Corey Seager

Los Angeles Dodgers manager Don Mattingly has stuck with Jimmy Rollins as his starting shortstop through a season in which Rollins hasn’t hit over .230 since the first couple of games.

While the Dodgers didn’t have a true shortstop to take over on the roster for much of the year, they did have top prospect Corey Seager in the minor leagues. Seager started the year in Double-A before being called up to Triple-A until he was promoted to the Dodgers on September 3.

Since his call to the Majors, Seager has shown exactly why he was considered one of the top prospects in all of baseball. He’s slashing .342/.435/.582 with three home runs and 14 RBIs in 22 games. He took advantage of Rollins’ finger injury and assumed the everyday shortstop role until Rollins returned last week.

In possibly the biggest series of the season against the San Francisco Giants, the 21-year-old Seager has been in the starting lineup at shortstop, despite Rollins being healthy. While Monday’s matchup against a right-hander was expected, the rookie starting against a tough left-hander is a bigger deal.

Before the game, Mattingly gave his reasoning on his decision to start the young infielder via Dylan Hernandez of the LA Times:

Some would believe that this makes Seager the team’s starting shortstop; however, Mattingly wouldn’t quite agree to that:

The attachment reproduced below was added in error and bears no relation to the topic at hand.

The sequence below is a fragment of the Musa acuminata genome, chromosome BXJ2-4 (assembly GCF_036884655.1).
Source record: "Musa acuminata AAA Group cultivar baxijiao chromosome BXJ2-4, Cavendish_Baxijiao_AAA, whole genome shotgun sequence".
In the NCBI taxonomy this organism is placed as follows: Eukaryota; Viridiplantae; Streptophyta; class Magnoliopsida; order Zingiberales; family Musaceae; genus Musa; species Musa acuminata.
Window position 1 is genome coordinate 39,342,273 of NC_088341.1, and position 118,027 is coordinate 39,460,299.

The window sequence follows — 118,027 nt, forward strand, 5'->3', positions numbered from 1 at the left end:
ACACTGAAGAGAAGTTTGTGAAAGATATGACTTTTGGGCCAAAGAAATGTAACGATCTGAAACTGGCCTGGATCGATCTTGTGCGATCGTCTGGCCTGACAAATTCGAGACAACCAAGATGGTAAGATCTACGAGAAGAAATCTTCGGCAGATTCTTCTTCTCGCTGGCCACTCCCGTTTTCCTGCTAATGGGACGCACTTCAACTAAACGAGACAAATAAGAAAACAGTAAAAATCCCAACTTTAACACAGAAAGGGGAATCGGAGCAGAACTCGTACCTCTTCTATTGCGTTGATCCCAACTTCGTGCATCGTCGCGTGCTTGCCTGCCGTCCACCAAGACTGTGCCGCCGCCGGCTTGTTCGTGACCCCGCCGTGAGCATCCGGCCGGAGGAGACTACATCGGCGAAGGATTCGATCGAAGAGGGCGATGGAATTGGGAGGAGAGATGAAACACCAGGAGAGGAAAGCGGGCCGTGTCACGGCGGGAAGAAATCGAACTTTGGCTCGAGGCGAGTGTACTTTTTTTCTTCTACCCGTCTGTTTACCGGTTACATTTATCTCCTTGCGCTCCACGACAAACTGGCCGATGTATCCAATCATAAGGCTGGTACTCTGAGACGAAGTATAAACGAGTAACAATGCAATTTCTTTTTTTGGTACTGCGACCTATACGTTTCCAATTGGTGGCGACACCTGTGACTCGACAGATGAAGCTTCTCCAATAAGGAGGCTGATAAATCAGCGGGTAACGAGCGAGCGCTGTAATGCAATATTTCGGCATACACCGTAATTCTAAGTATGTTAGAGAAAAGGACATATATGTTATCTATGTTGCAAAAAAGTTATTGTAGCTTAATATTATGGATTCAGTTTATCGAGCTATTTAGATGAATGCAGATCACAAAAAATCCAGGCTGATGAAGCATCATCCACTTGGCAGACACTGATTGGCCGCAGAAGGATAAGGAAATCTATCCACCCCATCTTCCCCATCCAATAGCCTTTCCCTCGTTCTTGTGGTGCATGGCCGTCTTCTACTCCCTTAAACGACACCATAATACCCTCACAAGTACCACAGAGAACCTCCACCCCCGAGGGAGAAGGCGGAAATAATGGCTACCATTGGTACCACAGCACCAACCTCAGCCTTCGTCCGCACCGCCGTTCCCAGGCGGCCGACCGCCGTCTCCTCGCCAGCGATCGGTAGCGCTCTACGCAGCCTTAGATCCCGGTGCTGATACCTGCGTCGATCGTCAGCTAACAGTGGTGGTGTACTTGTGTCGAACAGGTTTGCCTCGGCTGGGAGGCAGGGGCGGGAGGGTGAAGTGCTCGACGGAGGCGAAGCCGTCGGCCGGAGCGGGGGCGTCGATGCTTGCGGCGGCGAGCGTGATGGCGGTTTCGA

According to David Vassegh of AM 570, Mattingly talked to his veteran shortstop before putting out the lineup:

Rollins was acquired in the offseason to bridge the gap to Seager for next season, but it appears that time may have come earlier than expected. The 36-year-old has brought a veteran presence to the team and can still prove valuable, mentoring Seager and the others.

For some that criticized Mattingly and the Dodgers for sticking with Rollins, it now appears that the tune has changed.

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About The Author

Vince is currently the Associate Editor and Social Media Manager for Dodgers Nation. Hailing from San Pedro, CA and a student at Cal State Long Beach, Vince has previously written for the Daily 49er and LASF Magazine.

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